- Anne Peters, The Merits of Global Constitutionalism
- Karolina Milewicz, Emerging Patterns of Global Constitutionalization: Toward a Conceptual Framework
- Beth Simmons, Civil Rights in International Law: Compliance with Aspects of the "International Bill of Rights"
- Anne van Aaken, Defragmentation of Public International Law Through Interpretation: A Methodological Proposal
- Ernst-Ulrich Petersmann, International Rule of Law and Constitutional Justice in International Investment Law and Arbitration
- André Nollkaemper, Constitutionalization and the Unity of the Law of International Responsibility
- Daniel Bodansky, Is There an International Environmental Constitution?
- Andreas Føllesdal, When Common Interests Are Not Common: Why the Global Basic Structure Should Be Democratic
- Petra Dobner, On the Constitutionability of Global Public Policy Networks
- Alec Stone Sweet, Constitutionalism, Legal Pluralism, and International Regimes
- Thomas Cottier, Multilayered Governance, Pluralism, and Moral Conflict
With the exception of the ICC, which is intended to be a permanent institution, all of the past or present international criminal tribunals have either completed their work or are scheduled to complete their work in the relatively near future. In some cases, such as the Nuremberg Military Tribunal, the Office of the Prosecutor (OTP) was intimately involved in planning the final phase of the tribunal’s existence. In others, such as the Special Panels for Serious Crimes in Timor-Leste, the OTP played little or no role in the decision-making process. In every case, though, the decision to close a tribunal has had a significant impact on the OTP’s ability to fulfill its mandate, however defined.
This essay - my contribution to a book on the history of the prosecutor in international criminal law, which will be published by Oxford in 2010 - explores that impact. Section 1 describes the various strategies that the tribunals have pursued to complete their work. Section 2 provides a comprehensive analysis of the ways in which those strategies have threatened, and continue to threaten, the legitimacy, independence, and effectiveness of the OTP. Finally, Section 3 discusses the lessons that current and future tribunals can learn from those completion strategies - a kind of “best practices” guide, albeit one that recognizes that it is impossible to construct a one-size-fits-all completion strategy.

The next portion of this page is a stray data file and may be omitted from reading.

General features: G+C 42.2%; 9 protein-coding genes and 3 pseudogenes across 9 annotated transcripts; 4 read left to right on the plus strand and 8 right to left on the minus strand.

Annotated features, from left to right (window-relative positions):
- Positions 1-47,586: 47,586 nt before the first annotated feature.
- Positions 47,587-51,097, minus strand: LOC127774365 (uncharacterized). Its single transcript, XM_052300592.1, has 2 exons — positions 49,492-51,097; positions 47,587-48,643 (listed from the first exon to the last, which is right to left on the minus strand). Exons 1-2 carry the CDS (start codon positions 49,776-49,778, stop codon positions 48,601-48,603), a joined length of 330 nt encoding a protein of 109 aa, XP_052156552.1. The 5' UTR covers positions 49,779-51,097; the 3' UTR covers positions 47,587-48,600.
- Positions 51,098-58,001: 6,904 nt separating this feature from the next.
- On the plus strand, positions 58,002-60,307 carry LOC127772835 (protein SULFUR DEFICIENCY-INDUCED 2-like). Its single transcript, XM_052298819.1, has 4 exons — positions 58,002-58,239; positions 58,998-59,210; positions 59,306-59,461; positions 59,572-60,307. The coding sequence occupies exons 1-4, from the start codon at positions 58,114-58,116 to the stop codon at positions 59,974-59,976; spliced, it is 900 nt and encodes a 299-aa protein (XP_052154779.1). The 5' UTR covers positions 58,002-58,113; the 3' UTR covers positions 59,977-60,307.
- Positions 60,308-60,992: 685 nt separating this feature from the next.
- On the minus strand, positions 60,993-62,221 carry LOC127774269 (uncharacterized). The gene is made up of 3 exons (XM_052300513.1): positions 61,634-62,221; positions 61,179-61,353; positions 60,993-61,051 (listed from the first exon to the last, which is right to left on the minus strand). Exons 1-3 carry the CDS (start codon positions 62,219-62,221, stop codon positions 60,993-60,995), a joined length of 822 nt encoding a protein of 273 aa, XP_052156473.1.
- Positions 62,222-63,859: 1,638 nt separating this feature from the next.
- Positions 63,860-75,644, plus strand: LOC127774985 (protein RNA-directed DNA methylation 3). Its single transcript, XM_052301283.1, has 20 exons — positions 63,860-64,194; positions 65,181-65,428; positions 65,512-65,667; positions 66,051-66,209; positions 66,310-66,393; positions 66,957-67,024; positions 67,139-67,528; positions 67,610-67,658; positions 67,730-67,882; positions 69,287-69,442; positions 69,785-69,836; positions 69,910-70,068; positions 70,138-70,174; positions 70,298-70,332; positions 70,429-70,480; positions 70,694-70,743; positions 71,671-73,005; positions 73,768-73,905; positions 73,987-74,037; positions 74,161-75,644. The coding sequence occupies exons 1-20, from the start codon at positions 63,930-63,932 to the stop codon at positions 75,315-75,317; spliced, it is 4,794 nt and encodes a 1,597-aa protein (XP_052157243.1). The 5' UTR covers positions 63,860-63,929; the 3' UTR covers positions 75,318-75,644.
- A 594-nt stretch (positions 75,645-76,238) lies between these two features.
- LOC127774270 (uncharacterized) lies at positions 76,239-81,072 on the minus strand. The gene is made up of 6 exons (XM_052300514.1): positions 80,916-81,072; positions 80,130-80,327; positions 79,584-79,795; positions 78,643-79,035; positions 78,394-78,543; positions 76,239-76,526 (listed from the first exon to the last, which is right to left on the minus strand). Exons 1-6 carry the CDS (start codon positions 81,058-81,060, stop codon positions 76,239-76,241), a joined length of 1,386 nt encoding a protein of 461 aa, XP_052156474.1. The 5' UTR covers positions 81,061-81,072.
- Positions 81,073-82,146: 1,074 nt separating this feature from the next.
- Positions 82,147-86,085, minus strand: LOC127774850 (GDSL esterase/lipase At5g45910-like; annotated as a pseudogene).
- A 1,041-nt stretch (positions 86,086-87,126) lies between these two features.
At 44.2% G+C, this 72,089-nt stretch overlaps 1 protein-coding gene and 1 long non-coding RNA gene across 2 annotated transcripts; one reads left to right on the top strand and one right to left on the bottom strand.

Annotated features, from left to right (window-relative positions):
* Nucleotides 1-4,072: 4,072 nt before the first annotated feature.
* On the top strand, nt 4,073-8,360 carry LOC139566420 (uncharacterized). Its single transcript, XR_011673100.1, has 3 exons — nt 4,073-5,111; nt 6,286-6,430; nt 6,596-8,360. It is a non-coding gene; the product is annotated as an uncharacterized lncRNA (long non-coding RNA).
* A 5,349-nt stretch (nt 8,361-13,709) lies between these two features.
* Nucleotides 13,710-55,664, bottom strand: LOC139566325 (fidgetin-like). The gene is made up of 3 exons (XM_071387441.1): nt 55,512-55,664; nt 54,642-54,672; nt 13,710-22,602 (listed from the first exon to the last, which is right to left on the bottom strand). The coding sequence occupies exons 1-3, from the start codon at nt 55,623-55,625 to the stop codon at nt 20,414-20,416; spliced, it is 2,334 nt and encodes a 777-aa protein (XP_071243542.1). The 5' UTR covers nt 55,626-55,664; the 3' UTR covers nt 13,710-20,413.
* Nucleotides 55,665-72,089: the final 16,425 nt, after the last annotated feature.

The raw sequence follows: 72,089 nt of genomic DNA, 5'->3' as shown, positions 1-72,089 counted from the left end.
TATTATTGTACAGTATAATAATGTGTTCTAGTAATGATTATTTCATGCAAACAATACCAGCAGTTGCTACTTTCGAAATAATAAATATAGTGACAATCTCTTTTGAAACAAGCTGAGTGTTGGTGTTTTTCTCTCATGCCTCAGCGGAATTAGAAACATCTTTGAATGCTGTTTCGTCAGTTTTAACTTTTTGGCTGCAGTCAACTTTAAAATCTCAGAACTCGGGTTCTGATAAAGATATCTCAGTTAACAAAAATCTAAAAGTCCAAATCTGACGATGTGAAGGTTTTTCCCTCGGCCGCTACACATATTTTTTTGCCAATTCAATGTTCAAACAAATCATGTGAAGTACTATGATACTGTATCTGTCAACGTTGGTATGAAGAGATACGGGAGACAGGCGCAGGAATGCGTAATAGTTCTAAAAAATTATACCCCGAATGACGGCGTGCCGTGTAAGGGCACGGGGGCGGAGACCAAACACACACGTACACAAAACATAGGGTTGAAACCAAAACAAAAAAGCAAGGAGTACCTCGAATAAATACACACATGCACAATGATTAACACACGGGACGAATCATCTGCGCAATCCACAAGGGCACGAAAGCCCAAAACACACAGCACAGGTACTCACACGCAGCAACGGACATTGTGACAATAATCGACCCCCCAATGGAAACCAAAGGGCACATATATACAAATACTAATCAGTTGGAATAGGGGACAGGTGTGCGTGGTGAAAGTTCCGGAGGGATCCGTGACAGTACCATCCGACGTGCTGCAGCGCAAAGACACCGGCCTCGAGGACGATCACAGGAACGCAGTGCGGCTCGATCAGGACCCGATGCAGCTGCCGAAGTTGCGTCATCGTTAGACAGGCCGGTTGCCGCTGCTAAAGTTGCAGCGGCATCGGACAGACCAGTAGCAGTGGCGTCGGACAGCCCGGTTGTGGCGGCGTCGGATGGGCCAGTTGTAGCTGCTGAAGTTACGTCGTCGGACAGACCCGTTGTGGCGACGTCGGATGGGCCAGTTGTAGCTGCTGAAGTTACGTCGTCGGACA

Sixty years ago, the International Court of Justice handed down its first judgment in the Corfu Channel Case. Many of the issues dealt with by the Court in 1949 remain central questions of international law today, including: due diligence, forcible intervention and self-help, maritime operations, navigation in international straits and the concept of elementary considerations of humanity. The Court’s decision has been cited on numerous occasions both in the literature and in international litigation. Indeed, the relevance of this judgment goes far beyond the subject matter dealt with by the Court in 1949, extending to pressing problems such as trans-boundary pollution, terrorism or piracy. In short, it was and remains a thoroughly modern decision—a landmark for international law; and one which today needs to be revisited.
- Philippe Weckel, Point de vue - "La justice internationale et le soixantième anniversaire de la Déclaration universelle des droits de l'homme"
- Karine Parrot-Gibert, La jurisprudence interne, "source" de droit international conventionnel? A propos de l'application des conventions portant "loi uniforme"
- Julien Cazala, L'O.M.C. à la carte? Les aménagements conventionnels aux obligations des Membres permis par le droit conventionnel de l'Organisation Mondiale du commerce
- Christian J. Tams & Christelle Bouguillon, La deuxième conférence de La Haye et la règlement pacifique des différends
- Anne-Shopie Millet-Devalle, A propos de la position commune de l'Union européenne relative aux règles communes régissant le contrôle des exportations de technologie et d'équipements militaires du 8 décembre 2008
- Louis Balmond, Observations sur le document de Montreux relatif aux obligations juridiques internationales pertinentes et aux bonnes pratiques pour les Etats concernant les activités des sociétés militaires privées
- Raphaël van Steenberghe, Le Pacte de non-agression et de défense commune de l'Union africaine: entre unilatéralisme et responsabilité collective
- Claire Vedrine, Ressources en Arctique et revendications étatiques de souveraineté
Symposium: The UNCITRAL Convention on Contracts for the International Carriage of Goods Wholly or Partly by Sea
- Mary Helen Carlson, U.S. Participation in Private International Law Negotiations: Why the UNCITRAL Convention on Contracts for the International Carriage of Goods Wholly or Partly by Sea Is Important to the United States
- Jose Angelo Estrella Faria, Uniform Law for International Transport at UNICTRAL: New Times, New Players, and New Rules
- Johan Schelin, The UNCITRAL Convention on Carriage of Goods by Sea: Harmonization or De-Harmonization
- Alexander von Ziegler, The Liability of the Contracting Carrier
- Tomotaka Fujita, The Comprehensive Coverage of the New Convention: Performing Parties and the Multimodal Implications